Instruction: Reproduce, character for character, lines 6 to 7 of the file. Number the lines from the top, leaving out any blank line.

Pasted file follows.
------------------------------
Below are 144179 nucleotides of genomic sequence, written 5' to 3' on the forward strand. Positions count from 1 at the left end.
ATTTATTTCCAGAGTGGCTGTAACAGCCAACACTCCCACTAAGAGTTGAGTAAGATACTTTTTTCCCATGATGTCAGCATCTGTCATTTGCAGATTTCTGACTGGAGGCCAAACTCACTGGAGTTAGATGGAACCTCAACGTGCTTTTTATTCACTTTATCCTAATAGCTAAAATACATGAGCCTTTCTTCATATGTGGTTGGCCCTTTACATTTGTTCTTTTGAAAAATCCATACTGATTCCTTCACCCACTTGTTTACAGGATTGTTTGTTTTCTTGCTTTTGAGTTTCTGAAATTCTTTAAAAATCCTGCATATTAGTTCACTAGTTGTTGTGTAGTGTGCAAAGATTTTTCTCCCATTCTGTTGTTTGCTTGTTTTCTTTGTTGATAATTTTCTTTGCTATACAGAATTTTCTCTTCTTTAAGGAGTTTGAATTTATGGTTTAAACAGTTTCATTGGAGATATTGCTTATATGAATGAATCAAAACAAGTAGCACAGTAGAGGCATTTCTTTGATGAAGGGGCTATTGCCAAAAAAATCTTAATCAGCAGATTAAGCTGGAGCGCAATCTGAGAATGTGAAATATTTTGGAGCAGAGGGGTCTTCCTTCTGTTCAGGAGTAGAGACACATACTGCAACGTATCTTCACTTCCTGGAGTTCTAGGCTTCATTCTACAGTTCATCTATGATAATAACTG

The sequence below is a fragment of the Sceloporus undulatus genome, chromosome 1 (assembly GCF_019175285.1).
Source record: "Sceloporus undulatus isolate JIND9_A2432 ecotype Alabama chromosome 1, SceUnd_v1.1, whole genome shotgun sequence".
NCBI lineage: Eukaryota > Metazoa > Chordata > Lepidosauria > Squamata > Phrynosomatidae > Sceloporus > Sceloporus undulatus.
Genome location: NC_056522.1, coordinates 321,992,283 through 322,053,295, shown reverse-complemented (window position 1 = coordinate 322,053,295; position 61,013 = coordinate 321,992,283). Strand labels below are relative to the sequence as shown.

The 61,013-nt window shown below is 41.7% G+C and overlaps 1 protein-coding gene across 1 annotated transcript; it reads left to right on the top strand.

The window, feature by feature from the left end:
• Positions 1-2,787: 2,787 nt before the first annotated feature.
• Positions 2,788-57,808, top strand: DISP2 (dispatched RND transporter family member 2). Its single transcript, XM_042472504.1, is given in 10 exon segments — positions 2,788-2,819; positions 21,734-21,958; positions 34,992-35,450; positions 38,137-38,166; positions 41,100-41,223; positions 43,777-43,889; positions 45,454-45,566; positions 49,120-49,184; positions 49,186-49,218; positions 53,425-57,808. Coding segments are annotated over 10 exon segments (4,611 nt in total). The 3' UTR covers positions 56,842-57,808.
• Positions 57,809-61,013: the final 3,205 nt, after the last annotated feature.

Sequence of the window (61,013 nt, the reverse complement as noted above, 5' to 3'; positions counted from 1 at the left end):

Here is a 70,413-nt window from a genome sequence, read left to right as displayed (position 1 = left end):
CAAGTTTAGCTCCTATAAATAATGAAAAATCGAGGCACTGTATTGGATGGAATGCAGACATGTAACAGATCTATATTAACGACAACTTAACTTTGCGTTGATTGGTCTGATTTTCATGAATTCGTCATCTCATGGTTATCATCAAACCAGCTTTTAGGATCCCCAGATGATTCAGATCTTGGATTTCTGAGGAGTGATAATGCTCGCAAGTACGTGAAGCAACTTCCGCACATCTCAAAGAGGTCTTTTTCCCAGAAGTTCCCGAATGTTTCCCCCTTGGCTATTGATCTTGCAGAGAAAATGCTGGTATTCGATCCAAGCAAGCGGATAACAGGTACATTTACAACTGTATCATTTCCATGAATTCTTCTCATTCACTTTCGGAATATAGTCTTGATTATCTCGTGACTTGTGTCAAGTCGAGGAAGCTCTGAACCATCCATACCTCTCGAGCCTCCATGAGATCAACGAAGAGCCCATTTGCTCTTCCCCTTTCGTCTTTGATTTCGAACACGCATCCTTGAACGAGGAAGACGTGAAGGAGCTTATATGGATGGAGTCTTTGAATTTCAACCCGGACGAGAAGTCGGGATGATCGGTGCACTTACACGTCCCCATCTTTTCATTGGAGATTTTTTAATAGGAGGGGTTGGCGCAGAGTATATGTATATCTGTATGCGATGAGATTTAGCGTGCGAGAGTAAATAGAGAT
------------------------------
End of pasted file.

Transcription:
Genome location: NC_056522.1, coordinates 321,992,283 through 322,053,295, shown reverse-complemented (window position 1 = coordinate 322,053,295; position 61,013 = coordinate 321,992,283). Strand labels below are relative to the sequence as shown.

The 61,013-nt window shown below is 41.7% G+C and overlaps 1 protein-coding gene across 1 annotated transcript; it reads left to right on the top strand.